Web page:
THURSDAY, March 16, 2017 (HealthDay News) — For food-allergic adolescents at risk for anaphylaxis, supervised self-infection with an empty syringe is associated with improved comfort levels with self-injection, according to a study published in the March-April issue of the Journal of Allergy and Clinical Immunology: In Practice.
Eyal Shemesh, M.D., from the Icahn School of Medicine at Mount Sinai, N.Y., and colleagues randomized 60 adolescent/parent pairs to self-injection, involving supervised self-injection with an empty syringe, versus control (education only) to examine the impact on comfort and anxiety during and after clinic visits in a food allergy center.
The researchers found that supervised self-injection correlated with a significant immediate increase in the primary outcome of comfort levels with the injection (within-group comparison: mean scores, 6.93 preintervention versus 8.37 postintervention; P < 0.01; between-group analysis of variance: 8.37 versus 6.69; P < 0.01). Improvements were also seen in all other secondary measures (adolescent and parent reports before versus after the injection, and changes in quality of life and anxiety a month later). Quality of life improved in 52 and 25 percent of intervention and control patients, respectively, on follow-up; similar differences were also seen for anxiety, although these differences were not statistically significant.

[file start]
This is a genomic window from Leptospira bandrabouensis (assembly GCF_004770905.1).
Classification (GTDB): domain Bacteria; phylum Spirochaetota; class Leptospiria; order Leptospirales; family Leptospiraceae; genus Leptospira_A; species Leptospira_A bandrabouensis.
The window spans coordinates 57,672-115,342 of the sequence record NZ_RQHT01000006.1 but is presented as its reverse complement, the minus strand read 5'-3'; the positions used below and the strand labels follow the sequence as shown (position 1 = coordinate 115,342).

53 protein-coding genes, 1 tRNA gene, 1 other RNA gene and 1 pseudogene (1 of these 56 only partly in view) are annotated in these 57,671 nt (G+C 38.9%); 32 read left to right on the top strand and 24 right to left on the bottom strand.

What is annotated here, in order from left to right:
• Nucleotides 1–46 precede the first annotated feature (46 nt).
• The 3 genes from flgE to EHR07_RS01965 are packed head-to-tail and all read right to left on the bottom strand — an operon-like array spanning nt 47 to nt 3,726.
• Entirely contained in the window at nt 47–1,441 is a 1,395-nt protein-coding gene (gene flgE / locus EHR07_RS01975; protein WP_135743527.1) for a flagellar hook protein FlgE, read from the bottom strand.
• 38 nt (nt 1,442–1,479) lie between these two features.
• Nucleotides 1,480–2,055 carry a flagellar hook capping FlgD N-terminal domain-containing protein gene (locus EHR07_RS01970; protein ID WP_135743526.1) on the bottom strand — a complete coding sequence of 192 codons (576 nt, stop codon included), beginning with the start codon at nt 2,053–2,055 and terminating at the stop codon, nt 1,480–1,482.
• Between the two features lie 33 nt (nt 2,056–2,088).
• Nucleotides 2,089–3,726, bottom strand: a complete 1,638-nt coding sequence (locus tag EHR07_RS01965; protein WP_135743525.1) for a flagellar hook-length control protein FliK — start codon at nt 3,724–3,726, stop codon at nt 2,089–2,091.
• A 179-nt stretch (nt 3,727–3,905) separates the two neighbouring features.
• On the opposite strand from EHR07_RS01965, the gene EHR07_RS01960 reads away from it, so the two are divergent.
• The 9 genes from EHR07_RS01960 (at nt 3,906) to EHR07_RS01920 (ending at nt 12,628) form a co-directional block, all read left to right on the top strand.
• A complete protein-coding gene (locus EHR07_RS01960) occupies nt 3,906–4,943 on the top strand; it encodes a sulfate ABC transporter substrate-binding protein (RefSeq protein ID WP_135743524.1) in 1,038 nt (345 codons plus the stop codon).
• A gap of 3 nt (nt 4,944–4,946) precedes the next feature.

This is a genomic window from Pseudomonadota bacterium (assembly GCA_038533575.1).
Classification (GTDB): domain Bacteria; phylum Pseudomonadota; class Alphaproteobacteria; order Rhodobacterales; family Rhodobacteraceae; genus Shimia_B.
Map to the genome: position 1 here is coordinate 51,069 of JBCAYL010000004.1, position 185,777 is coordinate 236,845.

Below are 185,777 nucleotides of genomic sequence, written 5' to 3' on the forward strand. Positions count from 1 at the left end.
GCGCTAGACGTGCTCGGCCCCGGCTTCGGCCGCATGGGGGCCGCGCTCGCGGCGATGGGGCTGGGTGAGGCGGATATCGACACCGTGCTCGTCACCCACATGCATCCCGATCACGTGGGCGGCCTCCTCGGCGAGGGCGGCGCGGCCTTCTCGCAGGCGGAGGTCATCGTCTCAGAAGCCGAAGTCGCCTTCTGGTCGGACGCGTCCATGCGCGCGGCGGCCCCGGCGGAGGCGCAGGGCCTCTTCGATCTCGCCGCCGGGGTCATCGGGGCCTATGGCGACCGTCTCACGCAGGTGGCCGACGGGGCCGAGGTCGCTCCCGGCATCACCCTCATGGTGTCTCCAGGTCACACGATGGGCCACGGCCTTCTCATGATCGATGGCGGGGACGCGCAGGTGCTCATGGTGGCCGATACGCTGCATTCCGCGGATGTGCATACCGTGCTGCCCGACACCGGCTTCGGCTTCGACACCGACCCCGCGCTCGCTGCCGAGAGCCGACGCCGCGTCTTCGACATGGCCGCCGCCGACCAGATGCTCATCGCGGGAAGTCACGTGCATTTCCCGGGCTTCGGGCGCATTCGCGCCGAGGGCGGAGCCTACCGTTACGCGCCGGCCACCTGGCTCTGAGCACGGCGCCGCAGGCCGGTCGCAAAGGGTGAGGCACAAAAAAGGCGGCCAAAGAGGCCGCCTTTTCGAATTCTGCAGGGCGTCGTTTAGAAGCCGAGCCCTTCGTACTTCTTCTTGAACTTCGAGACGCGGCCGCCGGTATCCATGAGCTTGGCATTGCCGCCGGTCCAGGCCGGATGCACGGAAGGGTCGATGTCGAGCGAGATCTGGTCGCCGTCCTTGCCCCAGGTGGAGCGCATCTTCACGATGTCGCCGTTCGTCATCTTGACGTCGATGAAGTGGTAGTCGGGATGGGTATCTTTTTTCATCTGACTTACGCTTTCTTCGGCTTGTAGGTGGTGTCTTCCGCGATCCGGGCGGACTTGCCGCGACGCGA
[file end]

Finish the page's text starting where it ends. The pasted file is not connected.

“A self-injection (with an empty syringe) procedure in a clinic setting improves adolescents’ and parents’ comfort level with self-injecting,” the authors write. “It may translate into substantial clinical benefits should self-injection be needed.”
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